Back to the Negative Zone, the Trapster sends the generators through some kind of portal. Then the pilgrims’ home is rocked with a earthquake. Jacob says he can sense a “distancing,” and Reed suspects that the N-Explorers are involved. He fears that the walls between Earth and the Negative Zone are becoming unstable. Hellscout offers his aid, saying he can track anyone, anywhere. Cut to Earth, where a Gideon Trust facility out on the ocean receives the generators, and Namor the Sub-Mariner watches from a distance.

Unstable molecule: What to make of Reed quoting the Bible? I think this is less about what spirituality he may or may not have, but rather him finding common ground between him and Pilgrims. We’re not that far away from a longer story arc about Reed going all magic/supernatural, so maybe this is planting a seed of that.

Fade out: Ben asks Sue why she didn’t turn invisible during the fight, and she tells him that her force field is around the whole team. So much for her-teammates-have-a-vague-sense-of-where-the-force-fields-are thing.

Clobberin’ time: Ben transforms to human and back a few times this issue, just to remind the reader he can do that now.

Flame on: We’re not shown how Johnny contacted Spider-Man for their meeting. In previous comics, Johnny would leave a message at the Daily Bugle for Spidey when he wanted him. This suggests that several days pass during this issue.

Commercial break: This is that time in the early 2000s when whoever owned the Charles Atlas license started using it again in these retro ads:

Trivia time: The reference to Spider-Man having lost a loved one would appear to be his Uncle Ben, but this story is concurrent with the time that Spider-Man believed his wife Mary Jane had died in plane crash. It was later revealed that she survived the crash (!) but was abducted by a deranged stalker (!!) known only as… the Stalker (!!!).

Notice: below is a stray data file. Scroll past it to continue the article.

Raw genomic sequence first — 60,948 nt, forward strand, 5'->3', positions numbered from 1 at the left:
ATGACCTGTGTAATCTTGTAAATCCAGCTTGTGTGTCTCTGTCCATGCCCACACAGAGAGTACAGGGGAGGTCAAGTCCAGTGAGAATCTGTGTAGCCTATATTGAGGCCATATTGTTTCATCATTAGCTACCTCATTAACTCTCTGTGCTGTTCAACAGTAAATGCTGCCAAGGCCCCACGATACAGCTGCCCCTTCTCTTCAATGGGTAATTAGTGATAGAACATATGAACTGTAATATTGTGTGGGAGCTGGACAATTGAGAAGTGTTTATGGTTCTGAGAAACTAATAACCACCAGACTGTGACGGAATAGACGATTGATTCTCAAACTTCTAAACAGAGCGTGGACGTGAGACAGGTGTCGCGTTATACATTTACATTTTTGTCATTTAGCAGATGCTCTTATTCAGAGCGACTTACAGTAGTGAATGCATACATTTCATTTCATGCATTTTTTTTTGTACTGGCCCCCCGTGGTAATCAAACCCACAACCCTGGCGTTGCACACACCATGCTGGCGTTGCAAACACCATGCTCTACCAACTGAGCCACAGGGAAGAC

Johnny says he went to Iron Man, Hank Pym and even Captain America asking for help to get the Negative Zone, only they were unavailable. This is because all three were in Greece, in Avengers vol. 3 #40, where the Composite Hulk had transformed the population of a whole town into Hulks. (It’s a long story.)

Fantastic or frightful? Another issue spending more time setting up a big confrontation to come, hinting that this will be a longer and more ambitious story arc. So not a lot happens, except the promise of payoff. We’ll see what happens.

Next: Fire and water… again.

****

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DuckTales rewatch – The Curse of Castle McDuck

Rewatching DuckTales! Time for the fog to roll in over the moors (or something) for episode 26, “The Curse of Castle McDuck.”

Here’s what happens: Scrooge, the nephews, and Webby are headed back to Scotland to visit the house Scrooge was born in. The locals react with fear upon hearing the McDuck name. Scrooge’s old house is adjacent to the ruins of old Castle McDuck, which alleged to be haunted by a ghostly hound.

Scrooge and the kids explore the castle, encountering the hound and a mysterious hooded figure. Scrooge investigates to find a group of druids living in the castle. Turns out the Scots drove the druids out of their homes, so the druids drove the McDucks off their land. He concocts a Scooby Doo style plan to trap the hound.

Webby is separated from the others via a hidden door in the castle. Scrooge and the nephews search for in the woods surrounding the castle, where they are chased by the hound. They learn the ghost hound is no ghost, but a bunch of dogs bred to act all mean and ghostly. That night, the Scooby Doo traps work, and our heroes catch both the dog and the druids.

The druids argue that the McDucks are the ones who built the castle on sacred druid land. Rather than fight over the land, Scrooge and druids work out a deal with the druids to turn the castle into a tourist attraction and share the profits. (So much for “sacred land.”)

Humbug: We get some history for Scrooge. He raised by farmers in a simple cabin. His family left Scotland to come to Duckburg when he was only 6, in search of more opportunities.